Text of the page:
One of the most well-known groups pushing for California to secede from the rest of the country got the OK from state officials last week to collect signatures for a secession question on a future ballot.
The news of the approval came on the heels of California's 170th “birthday,” or anniversary marking the day it became the 31st state in the union. If the signature collection by pro-independence group Yes California is successful, residents would, in an undetermined future election, decide whether to cast a “no confidence” vote in the United States and create a commission to evaluate the Golden State’s ability to govern itself.
Yes California is one of several small, but vocal, organizations pushing for state independence. Its leaders are now working to secure 623,212 registered voter signatures in the next 180 days to qualify for the ballot, according to Alex Padilla, California’s secretary of state.
It’s not the first time the group has collected signatures to push California to break up with the rest of the United States, taking its wealthy tech titans and 40 million residents with it.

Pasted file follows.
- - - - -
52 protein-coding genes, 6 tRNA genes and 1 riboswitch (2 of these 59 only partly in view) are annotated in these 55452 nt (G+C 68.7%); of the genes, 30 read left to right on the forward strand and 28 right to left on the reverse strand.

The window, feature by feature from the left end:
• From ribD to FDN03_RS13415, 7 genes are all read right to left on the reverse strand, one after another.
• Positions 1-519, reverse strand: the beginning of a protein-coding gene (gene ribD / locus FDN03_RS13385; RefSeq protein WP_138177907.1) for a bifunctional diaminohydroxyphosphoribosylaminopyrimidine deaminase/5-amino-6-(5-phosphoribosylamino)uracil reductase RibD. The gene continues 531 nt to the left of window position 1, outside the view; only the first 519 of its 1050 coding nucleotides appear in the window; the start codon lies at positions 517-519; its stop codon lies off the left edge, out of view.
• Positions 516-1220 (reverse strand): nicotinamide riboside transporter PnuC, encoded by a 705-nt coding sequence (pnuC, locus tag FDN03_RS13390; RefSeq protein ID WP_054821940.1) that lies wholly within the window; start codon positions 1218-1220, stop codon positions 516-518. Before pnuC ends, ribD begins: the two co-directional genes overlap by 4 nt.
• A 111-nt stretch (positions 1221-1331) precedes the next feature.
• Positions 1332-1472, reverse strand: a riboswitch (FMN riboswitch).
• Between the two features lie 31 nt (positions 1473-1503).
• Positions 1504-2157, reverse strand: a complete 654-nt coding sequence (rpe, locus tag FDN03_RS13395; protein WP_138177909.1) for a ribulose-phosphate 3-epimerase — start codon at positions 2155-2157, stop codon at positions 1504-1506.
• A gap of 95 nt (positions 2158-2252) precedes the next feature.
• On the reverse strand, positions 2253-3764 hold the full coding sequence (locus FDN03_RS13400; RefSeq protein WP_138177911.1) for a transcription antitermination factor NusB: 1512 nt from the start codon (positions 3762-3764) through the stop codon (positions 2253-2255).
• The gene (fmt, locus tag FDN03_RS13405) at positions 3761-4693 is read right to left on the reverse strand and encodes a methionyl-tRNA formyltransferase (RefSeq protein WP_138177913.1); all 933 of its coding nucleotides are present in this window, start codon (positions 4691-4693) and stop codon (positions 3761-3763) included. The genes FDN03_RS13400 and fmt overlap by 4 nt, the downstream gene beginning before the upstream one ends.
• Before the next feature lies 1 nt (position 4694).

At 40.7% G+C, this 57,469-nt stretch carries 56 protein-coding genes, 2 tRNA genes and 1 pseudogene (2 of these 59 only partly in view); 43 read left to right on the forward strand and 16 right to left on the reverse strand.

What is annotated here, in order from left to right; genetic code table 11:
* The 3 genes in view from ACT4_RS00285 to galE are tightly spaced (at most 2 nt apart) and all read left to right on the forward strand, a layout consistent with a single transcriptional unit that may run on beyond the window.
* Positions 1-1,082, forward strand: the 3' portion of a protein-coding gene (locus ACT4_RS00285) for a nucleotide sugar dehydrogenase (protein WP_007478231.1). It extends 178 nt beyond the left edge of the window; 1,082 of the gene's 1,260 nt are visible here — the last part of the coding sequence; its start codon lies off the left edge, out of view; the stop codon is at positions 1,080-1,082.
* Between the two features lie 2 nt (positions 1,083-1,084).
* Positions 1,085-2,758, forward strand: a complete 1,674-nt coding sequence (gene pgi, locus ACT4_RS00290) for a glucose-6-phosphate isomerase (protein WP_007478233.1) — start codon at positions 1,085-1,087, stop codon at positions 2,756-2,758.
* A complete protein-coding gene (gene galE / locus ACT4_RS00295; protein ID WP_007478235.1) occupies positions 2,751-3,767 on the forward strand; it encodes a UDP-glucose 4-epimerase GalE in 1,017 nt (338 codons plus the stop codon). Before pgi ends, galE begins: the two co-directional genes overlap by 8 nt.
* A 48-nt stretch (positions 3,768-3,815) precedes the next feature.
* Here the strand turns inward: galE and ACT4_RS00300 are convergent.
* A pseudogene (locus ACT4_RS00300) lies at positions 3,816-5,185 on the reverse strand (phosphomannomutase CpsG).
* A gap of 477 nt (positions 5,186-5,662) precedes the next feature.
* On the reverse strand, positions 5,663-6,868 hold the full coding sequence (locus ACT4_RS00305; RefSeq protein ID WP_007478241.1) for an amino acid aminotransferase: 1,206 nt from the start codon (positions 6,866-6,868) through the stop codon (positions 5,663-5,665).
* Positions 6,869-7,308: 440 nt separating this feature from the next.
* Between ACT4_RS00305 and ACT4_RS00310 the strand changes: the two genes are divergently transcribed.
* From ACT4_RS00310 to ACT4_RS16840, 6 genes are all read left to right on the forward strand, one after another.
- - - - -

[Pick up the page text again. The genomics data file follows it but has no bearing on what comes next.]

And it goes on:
The effort has become an evergreen conversation that seems to have only ramped up in recent years. A few of California’s rich and powerful, including venture capitalist Shervin Pishevar, have put their weight behind the idea, particularly after President Donald Trump’s 2016 election win.
“We can re-enter the union after California becomes a nation,” Pishevar told CNBC in 2016 as a direct response to Trump's election. “As the sixth largest economy in the world, the economic engine of the nation and provider of a large percentage of the federal budget, California carries a lot of weight.”
But little, if anything, has come of those efforts to date.
Most experts and pundits seem to agree it’s unlikely that secession is in California’s future, but others argue that if any state is going to do it, California could be a good bet, particularly as political divisions widen.
In fact, the debate on whether the state should stay or go has been around long enough that there’s no shortage of published thought experiments on the topic. The History Channel last week even reminded everyone of the 25 days in 1846 that California was, indeed, its own nation.
If Yes California is successful in its effort to put a no confidence vote on the ballot and it passes, the state would need to come up with about $1 million to form the commission to analyze California’s ability to govern itself, according to an analysis by the state’s legislative analyst and director of finance.
But that’s a bridge California will cross when—or if—it gets there.